December 07, 2005

Pearl Harbor: 64 Years Later... Have we forgotten?

This rather disturbing headline caught my attention this morning --- let us not confirm their fears: Veterans worry day is being forgotten.

[...] The attack on Pearl Harbor by the Japanese made Dec. 7, 1941, as FDR said in that famous radio broadcast, "a date which will live in infamy."

Fred Hess used to think that was so, but these days he's worried that the president was wrong. He's afraid that the anniversary of the attack on Pearl Harbor soon will go unremarked and unremembered.

"It's mind-boggling to me that so many kids don't even know about Pearl Harbor and what it was and what it meant," said Hess, 78, as he sat in Jack Hanna's Newport barbershop working out the last details for today's annual memorial service.

It's one of the few Pearl Harbor celebrations in Delaware today. In contrast, Americans gather by the thousands on Sept. 11, a tragedy that is fresher in the minds of most. Comparisons with 9/11, though, bother some WWII veterans who point out that the terrorist attacks of 2001 did not thrust the United States into a two-front war for survival.

Pearl Harbor, they argue, was a more seminal moment in U.S. history.

"We have to keep this going. If we give it up, who's going to carry it on? Who's going to take the time to remember that this was a world event, not just one involving the United States?" Hess said. "No young people seem to want to carry this on, to replace us, so we keep doing it. Someone has to do it."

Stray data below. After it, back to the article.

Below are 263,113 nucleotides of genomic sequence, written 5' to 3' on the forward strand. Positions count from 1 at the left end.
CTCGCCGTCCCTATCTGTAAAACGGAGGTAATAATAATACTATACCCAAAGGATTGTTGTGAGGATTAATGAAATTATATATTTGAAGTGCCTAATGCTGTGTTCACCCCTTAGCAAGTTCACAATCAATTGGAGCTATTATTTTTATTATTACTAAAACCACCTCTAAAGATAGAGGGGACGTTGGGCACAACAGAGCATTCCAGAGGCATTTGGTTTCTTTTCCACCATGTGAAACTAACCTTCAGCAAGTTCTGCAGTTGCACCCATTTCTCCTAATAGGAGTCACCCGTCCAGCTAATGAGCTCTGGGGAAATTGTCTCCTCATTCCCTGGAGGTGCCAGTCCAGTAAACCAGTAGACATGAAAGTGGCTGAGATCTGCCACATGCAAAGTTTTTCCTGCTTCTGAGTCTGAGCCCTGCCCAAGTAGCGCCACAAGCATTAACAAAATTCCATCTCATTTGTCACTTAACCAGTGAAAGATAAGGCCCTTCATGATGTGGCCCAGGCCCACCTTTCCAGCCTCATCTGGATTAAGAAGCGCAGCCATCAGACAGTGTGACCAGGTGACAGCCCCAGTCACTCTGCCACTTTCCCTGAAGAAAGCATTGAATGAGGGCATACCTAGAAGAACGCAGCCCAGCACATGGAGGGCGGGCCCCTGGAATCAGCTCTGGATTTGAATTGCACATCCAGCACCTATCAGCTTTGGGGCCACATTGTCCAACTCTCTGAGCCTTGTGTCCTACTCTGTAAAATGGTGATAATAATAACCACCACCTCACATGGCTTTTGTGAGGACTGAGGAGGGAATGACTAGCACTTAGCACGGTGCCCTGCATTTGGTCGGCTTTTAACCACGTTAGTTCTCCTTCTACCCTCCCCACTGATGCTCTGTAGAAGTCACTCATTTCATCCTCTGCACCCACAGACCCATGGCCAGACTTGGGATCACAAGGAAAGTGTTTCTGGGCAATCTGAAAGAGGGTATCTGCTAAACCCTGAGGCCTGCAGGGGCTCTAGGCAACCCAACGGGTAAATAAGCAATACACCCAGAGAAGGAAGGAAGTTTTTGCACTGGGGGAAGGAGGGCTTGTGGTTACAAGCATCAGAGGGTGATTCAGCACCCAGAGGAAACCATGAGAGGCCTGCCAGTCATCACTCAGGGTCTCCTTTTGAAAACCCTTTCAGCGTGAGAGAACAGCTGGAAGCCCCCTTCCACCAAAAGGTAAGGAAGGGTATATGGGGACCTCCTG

[...] Hanna, who has helped Hess coordinate the Newport Pearl Harbor ceremony for the past 32 years, said he, too, is worried that there will come a day when no one pays tribute to those who died that Sunday morning.

"We can't forget Pearl Harbor, but I'm afraid that we might. At one time we had some young people from some of the schools helping us out with the ceremony, and they didn't even know what Pearl Harbor was," Hanna said. "That's so sad."

[...] Tom Daws, the state president of the Vietnam Veterans of America, said the task of keeping alive the memories of significant events such as Pearl Harbor Day and the June 6, 1944, invasion of Normandy is becoming one that his generation must now shoulder.

"History dictates that we would never forget Pearl Harbor Day because, today, they don't teach that part of American history in the schools," said Daws, a former Marine.

"We haven't forgotten Pearl Harbor Day and I don't think that the future generations of warriors coming home will either. The general public might not remember, but those who served always will," he said.

Posted by Kyer at December 7, 2005 12:57 PM | TrackBack